At this point, My People is still a bit buggy. I’ve been able to open Skype within my People with some contacts, and not with others. Mail works efficiently, however.
Shoulder Taps are just plain fun
You can see how My People could become truly enjoyable with what Microsoft calls “shoulder taps.” Not surprisingly, whenever you receive a notification, the Action Center or Mail icon displays an overlay highlighting the number of unread messages. My People does the same.
When one of your My People friends sends you an emoji, however, it won’t just show up as a numerical indicator: It will actually “pop up” on your taskbar, showing off the emoji right on your screen. It can occasionally be confusing—“what is she laughing at?”—but it’s still a nice way to convey attention, regardless of any particular reason.
For now, however, Shoulder Taps have a limited range. Skype currently includes a list of small GIFs, complete with sounds, from popular shows like Sherlock or Fawlty Towers, which you can send within the app itself. If you try to send those as a Shoulder Tap, though, they don’t work—they merely act as another Skype message.
The best thing about My People isn’t My People
What limits the appeal of My People, obviously, is its limited number of apps. MyPeople essentially remains little more than Skype or email. If you connect with friends via Facebook, or WhatsApp, or Allo, Snapchat, Telegram, or Line—well, you’re out of luck. Even LinkedIn, which Microsoft owns, isn’t currently supported. The Twitter app? Nope. This may be because Microsoft sees My People as a personal network, rather than a quick connection to colleagues. Still, the distinction feels slightly forced.
I will say, though, that My People has potential. Right now, My People defaults to the last app you used with your friend as your “preferred app” for connecting with that person. My People could be slightly improved by selecting a default app for an individual, so that your weekly Skype call with Aunt Sally wouldn’t be disrupted because you happened to email her yesterday.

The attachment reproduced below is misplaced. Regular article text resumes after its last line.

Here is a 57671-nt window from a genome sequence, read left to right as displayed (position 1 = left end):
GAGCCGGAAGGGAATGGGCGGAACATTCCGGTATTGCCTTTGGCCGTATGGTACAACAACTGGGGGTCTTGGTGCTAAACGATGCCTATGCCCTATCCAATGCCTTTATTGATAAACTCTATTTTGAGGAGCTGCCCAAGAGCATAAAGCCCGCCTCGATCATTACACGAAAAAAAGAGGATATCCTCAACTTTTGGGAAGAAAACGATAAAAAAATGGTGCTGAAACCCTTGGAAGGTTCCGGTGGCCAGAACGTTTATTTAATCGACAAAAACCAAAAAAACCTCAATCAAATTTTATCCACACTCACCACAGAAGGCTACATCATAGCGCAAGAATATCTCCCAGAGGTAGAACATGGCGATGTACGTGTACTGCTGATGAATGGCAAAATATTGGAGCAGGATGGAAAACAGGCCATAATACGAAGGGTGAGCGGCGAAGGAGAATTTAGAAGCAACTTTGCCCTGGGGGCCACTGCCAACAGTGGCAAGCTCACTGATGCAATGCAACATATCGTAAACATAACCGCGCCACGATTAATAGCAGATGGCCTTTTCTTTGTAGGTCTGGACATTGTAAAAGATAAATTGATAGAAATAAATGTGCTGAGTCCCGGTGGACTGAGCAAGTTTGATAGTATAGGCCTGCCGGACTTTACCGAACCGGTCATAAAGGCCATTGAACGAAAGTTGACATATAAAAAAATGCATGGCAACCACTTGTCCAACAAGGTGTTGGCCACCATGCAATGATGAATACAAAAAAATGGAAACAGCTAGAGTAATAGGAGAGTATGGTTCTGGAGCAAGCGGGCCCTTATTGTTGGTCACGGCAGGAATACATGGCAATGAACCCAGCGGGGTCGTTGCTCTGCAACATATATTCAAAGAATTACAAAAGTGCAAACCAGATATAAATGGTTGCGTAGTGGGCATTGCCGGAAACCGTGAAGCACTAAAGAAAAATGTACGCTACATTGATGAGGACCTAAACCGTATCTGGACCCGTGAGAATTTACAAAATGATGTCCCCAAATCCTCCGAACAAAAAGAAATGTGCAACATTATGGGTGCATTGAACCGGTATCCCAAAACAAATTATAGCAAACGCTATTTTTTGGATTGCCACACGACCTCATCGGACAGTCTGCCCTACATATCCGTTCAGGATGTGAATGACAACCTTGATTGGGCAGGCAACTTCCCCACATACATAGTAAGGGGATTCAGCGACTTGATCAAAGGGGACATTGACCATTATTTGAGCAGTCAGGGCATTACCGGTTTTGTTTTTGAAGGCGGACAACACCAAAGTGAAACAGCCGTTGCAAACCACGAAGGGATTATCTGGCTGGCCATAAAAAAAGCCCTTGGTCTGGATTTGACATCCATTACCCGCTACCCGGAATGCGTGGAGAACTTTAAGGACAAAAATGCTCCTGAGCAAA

Ideally, My People would be a funnel through which you’d communicate with all of your friends via their platform of choice, whatever it might be. We already live in a world where some friends prefer to communicate via Twitter, some via Facebook, and some on other app platforms entirely. Unfortunately, Windows 10 lacks the basic capabilities to get that dream off the ground. Windows 10’s People app (not My People) lacks fields for inputting Twitter handles and Facebook names, even though there are dedicated Twitter and Facebook apps. Line? Snapchat? Forget it.
Think about it, though: We all have preferred ways of communicating: phone, SMS, text, email, Facebook, Twitter, Gmail, Snapchat. The list goes on and on. Do you check all of your social networks, every moment? Of course not. But wouldn’t it be fantastic to have a unified messaging interface to reach all of your friends, whatever the platform, whenever you want, without thinking about what network or app they’re currently using? That’s the basic premise of My People. And that’s a dream to get behind.
This story was updated on Oct. 23 to confirm that My People is in the Windows 10 Fall Creators Update.